Tuesday, December 8, 2009

Samsung Bada OS unveiled

South Korea's Samsung Electronics on Tuesday launched its new smartphone platform, named bada, as the focus of the cellphone industry increasingly shifts to software.

Bada, which means ocean in Korean, includes a support platform for software developers, as the company aims to catch up with rival systems that offer an easy to use and feature-packed interface for applications such as games, the Internet, location-based services and music.

Driven by the success of Apple Inc's (AAPL) iPhone and its App Store, phone makers and wireless operators have started to push their service offerings hard.

Samsung's bada includes motion sensing, face detection, social networking and other interactive features, and its launch coincides with a challenge by the company to developers to win a share of a $2.7 million prize fund by using bada's features to build applications.

Development partners for bada include Twitter and games companies EA Mobile, a unit of Electronic Arts Inc. (ERTS), and France's Gameloft (GFT.FR).

The platform provides an opportunity for developers "to get their applications onto an unprecedented number of Samsung devices across the world," said Hosoo Lee, Executive Vice President of Samsung Electronics' Media Solution Center.

Samsung will initially launch bada-based touch screen phones for the mid-range segment and thereafter on lower-end devices, Hosoo Lee told Dow Jones Newswires Tuesday.

He said bada phones will mainly be released in Asia and Europe in the first half of 2010, followed by other markets later, but Samsung had yet to determine a more detailed roadmap or set of targets.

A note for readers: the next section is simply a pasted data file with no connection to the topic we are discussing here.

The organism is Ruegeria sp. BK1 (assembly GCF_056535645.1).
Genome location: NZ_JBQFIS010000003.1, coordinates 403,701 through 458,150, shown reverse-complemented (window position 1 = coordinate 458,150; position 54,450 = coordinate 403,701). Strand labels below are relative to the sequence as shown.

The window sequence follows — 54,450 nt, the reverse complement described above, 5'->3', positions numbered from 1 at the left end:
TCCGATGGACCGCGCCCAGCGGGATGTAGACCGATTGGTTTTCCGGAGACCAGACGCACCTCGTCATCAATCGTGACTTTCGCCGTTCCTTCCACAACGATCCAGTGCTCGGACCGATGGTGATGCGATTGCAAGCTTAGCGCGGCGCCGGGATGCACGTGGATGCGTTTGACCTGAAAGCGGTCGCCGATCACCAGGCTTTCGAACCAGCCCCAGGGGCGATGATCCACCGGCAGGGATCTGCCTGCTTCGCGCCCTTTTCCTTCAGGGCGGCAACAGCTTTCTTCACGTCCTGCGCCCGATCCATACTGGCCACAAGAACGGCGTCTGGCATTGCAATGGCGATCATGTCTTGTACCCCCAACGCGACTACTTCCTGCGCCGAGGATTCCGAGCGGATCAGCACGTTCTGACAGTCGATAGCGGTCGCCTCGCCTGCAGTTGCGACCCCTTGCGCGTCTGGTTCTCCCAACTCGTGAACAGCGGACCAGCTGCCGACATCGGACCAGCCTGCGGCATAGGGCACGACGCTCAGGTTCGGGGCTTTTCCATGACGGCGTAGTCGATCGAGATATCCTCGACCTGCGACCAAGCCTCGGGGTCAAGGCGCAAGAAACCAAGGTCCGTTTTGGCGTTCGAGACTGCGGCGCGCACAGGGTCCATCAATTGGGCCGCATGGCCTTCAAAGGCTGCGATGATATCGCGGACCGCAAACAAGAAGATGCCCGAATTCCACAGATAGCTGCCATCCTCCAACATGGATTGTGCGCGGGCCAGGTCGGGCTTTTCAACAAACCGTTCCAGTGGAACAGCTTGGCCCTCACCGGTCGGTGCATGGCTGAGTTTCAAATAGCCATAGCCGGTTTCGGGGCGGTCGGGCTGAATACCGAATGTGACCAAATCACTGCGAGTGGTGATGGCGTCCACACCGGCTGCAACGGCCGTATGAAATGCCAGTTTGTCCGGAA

The company will gradually expand the number of bada handsets but will also continue to use other platforms such as Microsoft Corp's (MSFT) Windows Mobile, Google Inc's (GOOG) Android and Symbian, said Lee, adding that the company still hasn't decided whether it will open up bada to other mobile phone manufacturers and operators.

Samsung's market share has grown steadily in recent quarters, helped by a competitive offering of phones with attractive hardware features such as touch screens, said analyst Neil Mawston at research firm Strategy Analytics, and bada looks to be a move to strengthen its position in the fast-growing smartphone segment, where profit margins are higher than for cheaper devices.

In the third quarter 2009, Samsung's global handset market share increased to 20.7% from 17.1% a year earlier, narrowing the gap to market leader Nokia Corp. (NOK) which had a 37.3% market share in the quarter, according to research firm Gartner Inc.

While bada will provide a platform for software developers, it will also mean operators can easily customize the user interface.

Still, Mawston said bada is a relatively late response to what some of Samsung's competitors are doing, and might not be too different from rival platforms such as LiMo, which Samsung already uses for some devices, or Symbian, Nokia's principal smartphone interface.

Speaking last week at its Espoo, Finland headquarters, Nokia Chief Executive Olli-Pekka Kallasvuo said: "In 2010, we will drive user experience improvements, and the progress we make will take the Symbian user interface to a new level."

The launch of bada challenges Apple, one of Samsung's biggest customers for flash memory chips and screens, as well as Microsoft and Google, the firms it now relies on for the main software in its smartphones. Google's Android phone operating system is now on a growing number of phones globally. But Samsung has said it wants the flexibility and control that firms like iPhone-maker Apple get from owning a phone platform.

In addition to mobile phones, Samsung is the world's largest maker of memory chips and flat-screen televisions by revenue. "The global market is huge, but we also enjoy the benefits of the other areas where Samsung competes such as TVs and other devices, which gives us confidence in our approach of driving smartphones to a wider market," Hosoo Lee said.
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